While at home we don't think about networks, but that doesn't mean you are not using a network. Your computer needs and IP-address, and that is handled by your router. A router is generally a small black or white box with green lights either fixed or flashing. It is a small unit that keeps track of what units are connected to it, and offers IP-addresses according to a pre-defined set of numbers.
Most often you will find information from your Internet Service Provider on how to access your router. Most people don't think much about this, but maybe you should. Now that more and more people are getting WiFi-networks in their homes, there could be some performance improvement to be collected by taking a good look at it. I will tell you more about that below.
First: Cabled Networks
A cabled network is most often used at your workplace. You will see small connectors in the wall, and a cable running towards your computer. The reliability of such networks is at the top of the scale, and often takes out many of the considerations you would have in using WiFi-networks. When you turn on your computer, it will connect to a server, and your password will be matched with a user database, allowing you access to colleagues' pcs once you are authenticated.
Such a network will often deny access to private computers, and therefore you should - quite obviously - have a USB-dongle in your pc if you want to use this at your workplace. Depending on the IT politics at your workplace, private documents should be stored on a USB memory stick when you want to bring these back at your workplace.
NOTICE: You should always study the IT politics at a workplace before ever taking anything out of a company network. Even though it might be obvious that you might as well work on a document while in the train or in a bus back from work, it should be permissible before doing so.
Cabled networks run at either 10, 100 or 1000mbps - nowadays, 100 megabit would be the most typical, but there could be older companies running slower networks.
On WiFi networks no cables are involved. When you turn on your computer, you will be logging on to the WiFi network using a similar authentication, but this time there are several important aspects involved. One of them being a loss of data due to transmission authentication in a different manner.
Often the data performance lost is referred to as 'overhead'. You are losing a bit of the maximum speed due to data packets being sent back and forth in a more random way. Furthermore, you should be aware that WiFi networks may be identified by users you don't want to access your network, and this is where I would like to recommend a free tool called Acrylic WiFi Home.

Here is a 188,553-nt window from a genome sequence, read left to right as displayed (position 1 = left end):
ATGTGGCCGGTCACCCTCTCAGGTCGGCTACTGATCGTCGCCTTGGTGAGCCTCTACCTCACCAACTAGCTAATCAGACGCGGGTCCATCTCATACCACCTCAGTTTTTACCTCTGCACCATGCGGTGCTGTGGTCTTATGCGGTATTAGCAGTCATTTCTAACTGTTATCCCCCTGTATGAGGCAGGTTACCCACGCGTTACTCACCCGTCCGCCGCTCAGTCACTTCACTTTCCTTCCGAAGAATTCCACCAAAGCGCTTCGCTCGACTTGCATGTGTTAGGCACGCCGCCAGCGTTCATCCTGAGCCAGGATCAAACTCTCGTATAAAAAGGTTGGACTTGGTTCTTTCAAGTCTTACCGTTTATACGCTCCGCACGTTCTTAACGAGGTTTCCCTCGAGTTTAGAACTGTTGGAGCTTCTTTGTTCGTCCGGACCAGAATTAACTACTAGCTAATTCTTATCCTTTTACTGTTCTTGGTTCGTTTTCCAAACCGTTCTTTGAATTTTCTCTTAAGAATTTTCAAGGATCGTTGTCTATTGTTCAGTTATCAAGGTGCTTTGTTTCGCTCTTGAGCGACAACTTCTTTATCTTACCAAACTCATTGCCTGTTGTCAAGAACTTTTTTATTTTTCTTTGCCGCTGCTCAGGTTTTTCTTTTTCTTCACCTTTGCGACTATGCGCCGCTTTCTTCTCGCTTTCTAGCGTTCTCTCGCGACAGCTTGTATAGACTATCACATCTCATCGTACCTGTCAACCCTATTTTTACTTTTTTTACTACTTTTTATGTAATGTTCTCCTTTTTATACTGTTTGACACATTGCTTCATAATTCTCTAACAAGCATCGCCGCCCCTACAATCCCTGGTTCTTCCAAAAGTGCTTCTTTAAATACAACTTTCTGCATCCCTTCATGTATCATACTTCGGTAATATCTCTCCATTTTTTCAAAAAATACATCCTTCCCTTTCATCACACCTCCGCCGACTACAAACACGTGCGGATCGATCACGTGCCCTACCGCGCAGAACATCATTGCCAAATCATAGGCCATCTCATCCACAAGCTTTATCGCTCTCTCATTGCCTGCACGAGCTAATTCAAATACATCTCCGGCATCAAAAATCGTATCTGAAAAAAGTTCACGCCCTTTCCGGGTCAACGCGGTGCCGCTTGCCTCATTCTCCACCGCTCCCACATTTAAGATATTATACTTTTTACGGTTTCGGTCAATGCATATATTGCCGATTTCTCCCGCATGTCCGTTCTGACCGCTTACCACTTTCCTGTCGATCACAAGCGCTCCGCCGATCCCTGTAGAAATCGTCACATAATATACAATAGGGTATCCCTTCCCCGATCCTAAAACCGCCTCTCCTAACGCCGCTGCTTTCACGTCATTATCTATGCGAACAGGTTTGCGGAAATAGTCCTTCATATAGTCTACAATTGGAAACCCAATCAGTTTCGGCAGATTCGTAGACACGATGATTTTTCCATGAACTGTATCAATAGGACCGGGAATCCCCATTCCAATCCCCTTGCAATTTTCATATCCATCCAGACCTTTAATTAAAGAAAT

With this at hand you can see how well your WiFi network performs, and it may graphically suggest changes to your existing network depending on channels that are already busy due to your neighbors' networks, and - most importantly - will help you decide on WPS.
WPS is the system whereby you can press a contact on your router, and then manually add your WiFi unit to the network. This is highly insecure compared with a real logon - which may be authomatic when you tell your unit that it should connect automatically - and I would suggest removing WPS since you very probably won't have any units that need to logon through WPS.
WiFi networks typically run at approx 50 megabit, but are able to run at up to 150 megabits in many modern routers. Everything depends on what you are willing to pay, and how fast your internet service provider is.
What to Choose?
It may very well be best to run through WiFi. You can take your tablet into the bedroom, or make changes in your documents without having to worry about cables being long enough when you move your computer. However, identifying data intensive activities - and reasonable security issues - should also be considered when you want to set up your network.
Today, I want to share a video that shows the difference in a more graphic way. Please pardon that it advertises for FiOS. I don't get any revenue from any of the videos I share. I only do so as a matter of service to help everyone understand.
In the next lesson we will look at choosing software for your computing needs.
Further, it might be useful for many readers to know about subnet, and therefore I wanted to share this link https://www.quora.com/What-is-the-point-of-subnet-masks/answer/Joe-Franzen where there is a 6 minute video that explains subnet masks. Hope you find it useful :-)
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